When I was a child the locker rooms at the outdoor pool in my town were open to the air so that, we imagined, the occasional balloonist or low flying plane looking down could see us all changing in and out of our swimsuits. I was five or seven or nine and didn’t care or know to care, and neither did the old hippie ladies who walked around stark naked with sagging breasts and mounds of pubic hair. This was the early 80s, so they weren’t very old hippie ladies; they just seemed old to me, and certainly they were older than the teenagers who shrieked and wore bikinis and never seemed to get in the water.
I did not learn to swim until I was seven, at a camp in Maine far away from Iowa, in a cold clear sand bottomed lake, so my early experiences of the pool were just of splashing around in the shallow end. You’d go and put your clothes in a wire basket with a number on it, and they’d give you a pin with the same number that you’d pin to your swimsuit and use to retrieve your belongings when you were done swimming. The walls of the locker rooms were painted cement blocks, and the shower area was just a big communal square.
Later in my childhood the place was remodeled, and they put on a roof, and actual lockers, and some private stalls, but I’m grateful for that early experience of the open air and of seeing everyone’s bodies and knowing from an early age that swimming was not just a pleasure for the fit and thin.
These days I swim laps at the rec center in the city where I work, across the street from the junior high I would have gone to had I lived here in junior high, where one of my high school classmates now teaches. I swam many laps there while I was pregnant, as the water was the only place I felt good. Around seven or eight months the nurse midwives told me to go do handstands in the pool to flip my baby, who was breech. I’ve never known if handstands in the pool actually does anything to flip a baby or if it’s just something you tell pregnant women to do so they can feel they are doing something. At any rate, I’d waddle in my maternity suit under the panicked eye of the teenage lifeguard, who clearly thought I might be about to give birth at any moment. I’d get in the water and feel better again, immediately lithe and strong and all the things I didn’t feel on land. I’d swim down to the shallow end, do a few handstands, swim back, and repeat the whole exercise.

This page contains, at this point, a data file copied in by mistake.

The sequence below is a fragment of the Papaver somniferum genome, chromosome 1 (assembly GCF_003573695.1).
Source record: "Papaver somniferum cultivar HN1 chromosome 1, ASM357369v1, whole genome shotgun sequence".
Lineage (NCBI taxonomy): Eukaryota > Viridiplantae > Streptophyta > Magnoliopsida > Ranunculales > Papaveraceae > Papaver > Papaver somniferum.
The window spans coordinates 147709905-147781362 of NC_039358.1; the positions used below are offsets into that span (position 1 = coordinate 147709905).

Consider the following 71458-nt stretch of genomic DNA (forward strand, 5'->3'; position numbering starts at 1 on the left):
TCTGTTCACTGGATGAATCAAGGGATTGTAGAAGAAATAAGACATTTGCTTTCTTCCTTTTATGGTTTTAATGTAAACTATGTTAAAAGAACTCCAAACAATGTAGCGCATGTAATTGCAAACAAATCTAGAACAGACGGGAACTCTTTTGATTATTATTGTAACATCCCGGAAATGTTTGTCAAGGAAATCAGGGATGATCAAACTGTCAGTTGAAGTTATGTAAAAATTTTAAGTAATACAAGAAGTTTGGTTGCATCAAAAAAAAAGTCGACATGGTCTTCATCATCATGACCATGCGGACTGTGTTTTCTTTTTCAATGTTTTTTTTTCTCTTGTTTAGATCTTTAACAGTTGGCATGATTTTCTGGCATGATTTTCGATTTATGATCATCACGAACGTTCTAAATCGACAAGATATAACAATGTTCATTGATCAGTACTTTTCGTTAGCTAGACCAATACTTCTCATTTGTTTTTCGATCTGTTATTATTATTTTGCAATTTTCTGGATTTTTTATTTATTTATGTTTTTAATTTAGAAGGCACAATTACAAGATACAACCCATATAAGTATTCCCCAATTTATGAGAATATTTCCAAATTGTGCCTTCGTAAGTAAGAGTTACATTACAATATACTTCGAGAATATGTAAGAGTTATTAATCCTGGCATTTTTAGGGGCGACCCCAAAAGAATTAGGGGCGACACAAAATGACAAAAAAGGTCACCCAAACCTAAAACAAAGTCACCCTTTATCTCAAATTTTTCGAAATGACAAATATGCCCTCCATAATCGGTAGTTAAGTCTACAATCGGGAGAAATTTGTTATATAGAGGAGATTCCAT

Junior high students all have to complete a swimming PE unit, and they walk across the street and huddle in the locker room, equally self-conscious about their own young bodies and somewhat frightened at the bodies of the rest of us in the locker room, where most of the other women are even older than I am. I used to be self-conscious around them, too, till I thought about the old hippie ladies of my youth and decided I was going to be one of them, too.
I am not a fast or particularly good swimmer. I do a lap of crawl and then a lap of breast stroke and then back to crawl, and most of the time when I swim crawl I don’t bother to kick. I’m not sure, therefore, how much exercise I actually get from swimming, but I think of it less as exercise and more as a meditation. It forces me to regulate my breathing, in and out in time with my arms and legs, and it forces me over the same ground again and again. I don’t wear my glasses when I swim, so all I can make out is the giant black line marking the lane of the pool, and even that is fuzzy and far away. The sounds around me fade away and I’m just a machine that swims back and forth and breathes. I don’t worry that the swimmers around me are faster (they usually are) or that the life guards are fitter (they always are). I just swim.
The pool where I swim now is also used for high school swim meets, and there’s a giant board with the record holders for each stroke and length, or however they divide up the races at swim meets. Until just a summer ago, two of those spots were held by a guy I went to grade school with and am friends with on Facebook now, and it always pleased me to see that his record still stood twenty years later. Last summer, though, his name came down, replaced by a new one. I was there the day a guy was painting over the sign. When I got out of the water I went over to him and said, “Hey, I knew the guy who’s name your painting over.” “Huh,” he said, not caring, because this was just his summer job, and he didn’t want to talk to middle aged women who’d just gotten out of swimming pools.
Now I know none of the names on the board, but I go back again and again, making my own sort of record, knowing that I am proud of my body as it swims, and no one can take that away from me.